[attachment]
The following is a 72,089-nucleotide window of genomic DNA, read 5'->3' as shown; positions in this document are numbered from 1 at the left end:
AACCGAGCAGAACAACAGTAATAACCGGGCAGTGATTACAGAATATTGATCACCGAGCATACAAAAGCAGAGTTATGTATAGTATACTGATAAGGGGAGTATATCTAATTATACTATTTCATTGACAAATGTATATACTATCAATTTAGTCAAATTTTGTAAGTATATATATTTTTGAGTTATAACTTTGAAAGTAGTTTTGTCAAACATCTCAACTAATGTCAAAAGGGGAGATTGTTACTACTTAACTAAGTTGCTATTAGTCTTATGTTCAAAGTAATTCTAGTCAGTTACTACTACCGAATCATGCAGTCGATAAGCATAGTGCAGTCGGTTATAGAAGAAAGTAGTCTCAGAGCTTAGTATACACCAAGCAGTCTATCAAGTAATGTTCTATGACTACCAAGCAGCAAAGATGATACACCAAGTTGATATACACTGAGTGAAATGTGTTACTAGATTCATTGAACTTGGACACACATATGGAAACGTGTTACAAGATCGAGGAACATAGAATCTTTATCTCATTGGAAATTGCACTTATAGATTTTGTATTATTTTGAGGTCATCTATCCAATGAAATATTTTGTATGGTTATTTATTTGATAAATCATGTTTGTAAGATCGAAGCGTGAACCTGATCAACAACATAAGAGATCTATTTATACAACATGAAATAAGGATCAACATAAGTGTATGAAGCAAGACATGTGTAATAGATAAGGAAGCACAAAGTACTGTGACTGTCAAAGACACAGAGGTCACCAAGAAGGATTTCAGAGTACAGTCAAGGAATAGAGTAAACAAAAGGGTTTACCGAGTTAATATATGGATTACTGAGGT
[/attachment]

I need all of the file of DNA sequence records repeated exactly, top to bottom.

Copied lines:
The following is a 72,089-nucleotide window of genomic DNA, read 5'->3' as shown; positions in this document are numbered from 1 at the left end:
AACCGAGCAGAACAACAGTAATAACCGGGCAGTGATTACAGAATATTGATCACCGAGCATACAAAAGCAGAGTTATGTATAGTATACTGATAAGGGGAGTATATCTAATTATACTATTTCATTGACAAATGTATATACTATCAATTTAGTCAAATTTTGTAAGTATATATATTTTTGAGTTATAACTTTGAAAGTAGTTTTGTCAAACATCTCAACTAATGTCAAAAGGGGAGATTGTTACTACTTAACTAAGTTGCTATTAGTCTTATGTTCAAAGTAATTCTAGTCAGTTACTACTACCGAATCATGCAGTCGATAAGCATAGTGCAGTCGGTTATAGAAGAAAGTAGTCTCAGAGCTTAGTATACACCAAGCAGTCTATCAAGTAATGTTCTATGACTACCAAGCAGCAAAGATGATACACCAAGTTGATATACACTGAGTGAAATGTGTTACTAGATTCATTGAACTTGGACACACATATGGAAACGTGTTACAAGATCGAGGAACATAGAATCTTTATCTCATTGGAAATTGCACTTATAGATTTTGTATTATTTTGAGGTCATCTATCCAATGAAATATTTTGTATGGTTATTTATTTGATAAATCATGTTTGTAAGATCGAAGCGTGAACCTGATCAACAACATAAGAGATCTATTTATACAACATGAAATAAGGATCAACATAAGTGTATGAAGCAAGACATGTGTAATAGATAAGGAAGCACAAAGTACTGTGACTGTCAAAGACACAGAGGTCACCAAGAAGGATTTCAGAGTACAGTCAAGGAATAGAGTAAACAAAAGGGTTTACCGAGTTAATATATGGATTACTGAGGT